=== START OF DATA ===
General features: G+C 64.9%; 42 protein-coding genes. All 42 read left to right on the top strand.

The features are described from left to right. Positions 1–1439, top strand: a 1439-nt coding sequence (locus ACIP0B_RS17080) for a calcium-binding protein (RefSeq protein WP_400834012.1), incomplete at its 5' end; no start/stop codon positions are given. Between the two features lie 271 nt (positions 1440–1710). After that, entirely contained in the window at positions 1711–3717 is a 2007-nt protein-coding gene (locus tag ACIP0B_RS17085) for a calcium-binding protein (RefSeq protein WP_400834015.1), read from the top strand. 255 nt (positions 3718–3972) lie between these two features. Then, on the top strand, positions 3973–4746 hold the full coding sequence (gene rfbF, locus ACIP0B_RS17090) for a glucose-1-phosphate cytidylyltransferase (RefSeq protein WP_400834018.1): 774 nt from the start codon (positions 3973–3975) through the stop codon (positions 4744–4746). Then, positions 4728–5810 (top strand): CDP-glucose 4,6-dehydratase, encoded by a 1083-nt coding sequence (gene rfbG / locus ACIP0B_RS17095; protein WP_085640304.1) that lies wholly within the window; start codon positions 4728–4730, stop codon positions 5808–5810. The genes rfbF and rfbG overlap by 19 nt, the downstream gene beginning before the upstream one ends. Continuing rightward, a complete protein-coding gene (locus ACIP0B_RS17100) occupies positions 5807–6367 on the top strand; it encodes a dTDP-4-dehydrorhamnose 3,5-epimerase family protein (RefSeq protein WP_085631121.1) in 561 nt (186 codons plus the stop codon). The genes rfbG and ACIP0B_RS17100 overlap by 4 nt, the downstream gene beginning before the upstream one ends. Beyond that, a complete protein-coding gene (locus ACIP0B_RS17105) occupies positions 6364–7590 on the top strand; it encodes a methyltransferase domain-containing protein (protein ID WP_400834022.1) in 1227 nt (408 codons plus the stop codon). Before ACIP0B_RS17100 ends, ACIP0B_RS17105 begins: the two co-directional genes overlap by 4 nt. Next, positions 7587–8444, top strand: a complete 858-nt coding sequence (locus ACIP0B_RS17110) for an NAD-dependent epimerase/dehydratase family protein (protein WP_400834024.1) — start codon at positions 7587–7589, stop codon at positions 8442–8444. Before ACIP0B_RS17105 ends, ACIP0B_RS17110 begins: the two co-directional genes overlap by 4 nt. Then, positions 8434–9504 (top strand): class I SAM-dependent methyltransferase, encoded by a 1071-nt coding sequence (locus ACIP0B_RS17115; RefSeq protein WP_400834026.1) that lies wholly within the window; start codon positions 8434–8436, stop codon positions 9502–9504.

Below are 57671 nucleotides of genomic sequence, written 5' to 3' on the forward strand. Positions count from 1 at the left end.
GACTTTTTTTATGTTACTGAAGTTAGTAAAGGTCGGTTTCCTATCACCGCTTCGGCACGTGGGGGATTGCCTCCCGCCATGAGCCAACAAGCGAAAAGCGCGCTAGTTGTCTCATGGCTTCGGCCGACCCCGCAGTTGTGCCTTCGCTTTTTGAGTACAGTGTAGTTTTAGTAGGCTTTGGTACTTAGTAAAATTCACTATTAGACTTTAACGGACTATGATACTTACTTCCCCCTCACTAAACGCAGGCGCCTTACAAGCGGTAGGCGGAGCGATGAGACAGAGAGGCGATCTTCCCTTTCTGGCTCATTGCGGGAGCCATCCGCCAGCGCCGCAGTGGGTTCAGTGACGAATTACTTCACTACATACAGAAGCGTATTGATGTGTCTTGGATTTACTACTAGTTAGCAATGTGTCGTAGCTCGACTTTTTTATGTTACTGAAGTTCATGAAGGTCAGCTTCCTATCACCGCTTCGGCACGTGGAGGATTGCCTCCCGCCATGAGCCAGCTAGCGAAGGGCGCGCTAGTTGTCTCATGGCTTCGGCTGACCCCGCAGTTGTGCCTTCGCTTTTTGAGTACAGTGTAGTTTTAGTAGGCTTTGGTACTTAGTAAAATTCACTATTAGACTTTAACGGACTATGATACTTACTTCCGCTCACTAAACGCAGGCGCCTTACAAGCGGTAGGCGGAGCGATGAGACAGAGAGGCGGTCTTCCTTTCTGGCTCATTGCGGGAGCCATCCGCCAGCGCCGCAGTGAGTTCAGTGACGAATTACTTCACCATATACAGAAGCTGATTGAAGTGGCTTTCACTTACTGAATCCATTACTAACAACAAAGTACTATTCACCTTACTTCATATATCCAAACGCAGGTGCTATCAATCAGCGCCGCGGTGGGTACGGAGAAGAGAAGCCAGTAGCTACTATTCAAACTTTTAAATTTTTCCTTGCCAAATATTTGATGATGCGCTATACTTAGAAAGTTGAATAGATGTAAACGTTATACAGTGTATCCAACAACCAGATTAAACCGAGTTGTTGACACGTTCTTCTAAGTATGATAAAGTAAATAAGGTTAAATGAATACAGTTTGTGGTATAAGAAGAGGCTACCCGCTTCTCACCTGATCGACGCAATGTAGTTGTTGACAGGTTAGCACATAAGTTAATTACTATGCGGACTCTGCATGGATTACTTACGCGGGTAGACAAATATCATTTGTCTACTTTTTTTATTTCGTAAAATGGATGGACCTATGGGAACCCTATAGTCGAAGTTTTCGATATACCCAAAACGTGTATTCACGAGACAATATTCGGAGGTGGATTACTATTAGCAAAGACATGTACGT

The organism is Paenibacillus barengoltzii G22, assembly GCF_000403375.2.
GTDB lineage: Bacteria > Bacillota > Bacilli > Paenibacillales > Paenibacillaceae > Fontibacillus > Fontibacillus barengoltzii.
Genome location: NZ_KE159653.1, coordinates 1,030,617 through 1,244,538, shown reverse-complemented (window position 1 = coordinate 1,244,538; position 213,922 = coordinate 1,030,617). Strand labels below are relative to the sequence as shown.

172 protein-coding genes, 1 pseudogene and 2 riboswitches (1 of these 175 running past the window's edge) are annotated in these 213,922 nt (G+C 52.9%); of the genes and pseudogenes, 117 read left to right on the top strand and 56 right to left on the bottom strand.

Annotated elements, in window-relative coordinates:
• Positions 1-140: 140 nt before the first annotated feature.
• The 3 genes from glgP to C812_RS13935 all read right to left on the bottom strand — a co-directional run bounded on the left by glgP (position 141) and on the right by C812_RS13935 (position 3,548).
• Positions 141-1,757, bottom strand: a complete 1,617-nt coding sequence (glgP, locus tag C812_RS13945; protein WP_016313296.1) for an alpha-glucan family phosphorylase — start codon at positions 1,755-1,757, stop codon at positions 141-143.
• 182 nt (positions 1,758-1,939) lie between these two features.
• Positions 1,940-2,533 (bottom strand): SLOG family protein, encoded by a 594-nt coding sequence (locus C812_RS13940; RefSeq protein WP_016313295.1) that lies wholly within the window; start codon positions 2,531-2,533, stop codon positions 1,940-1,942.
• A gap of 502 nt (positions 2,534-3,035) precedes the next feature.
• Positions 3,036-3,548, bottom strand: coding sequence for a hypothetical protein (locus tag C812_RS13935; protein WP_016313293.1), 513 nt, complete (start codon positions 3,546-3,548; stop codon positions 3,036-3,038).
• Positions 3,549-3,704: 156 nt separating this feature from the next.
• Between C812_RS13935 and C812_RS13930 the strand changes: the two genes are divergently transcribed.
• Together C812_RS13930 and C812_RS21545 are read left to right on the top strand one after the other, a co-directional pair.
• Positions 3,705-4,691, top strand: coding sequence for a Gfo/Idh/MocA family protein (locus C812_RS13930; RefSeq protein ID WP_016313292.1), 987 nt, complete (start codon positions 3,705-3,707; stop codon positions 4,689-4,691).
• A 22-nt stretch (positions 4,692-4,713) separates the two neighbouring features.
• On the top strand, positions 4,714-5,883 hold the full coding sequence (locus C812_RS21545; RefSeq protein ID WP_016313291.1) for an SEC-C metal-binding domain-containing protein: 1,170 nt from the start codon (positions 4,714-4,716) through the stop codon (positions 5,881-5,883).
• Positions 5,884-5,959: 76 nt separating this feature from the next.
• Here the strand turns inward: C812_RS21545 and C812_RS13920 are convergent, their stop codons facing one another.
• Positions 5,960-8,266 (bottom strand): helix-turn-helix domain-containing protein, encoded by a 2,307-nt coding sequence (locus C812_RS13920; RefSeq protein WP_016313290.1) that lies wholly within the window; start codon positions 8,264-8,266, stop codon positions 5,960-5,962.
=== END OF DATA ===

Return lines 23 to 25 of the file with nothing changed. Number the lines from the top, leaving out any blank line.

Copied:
• Positions 5,884-5,959: 76 nt separating this feature from the next.
• Here the strand turns inward: C812_RS21545 and C812_RS13920 are convergent, their stop codons facing one another.
• Positions 5,960-8,266 (bottom strand): helix-turn-helix domain-containing protein, encoded by a 2,307-nt coding sequence (locus C812_RS13920; RefSeq protein WP_016313290.1) that lies wholly within the window; start codon positions 8,264-8,266, stop codon positions 5,960-5,962.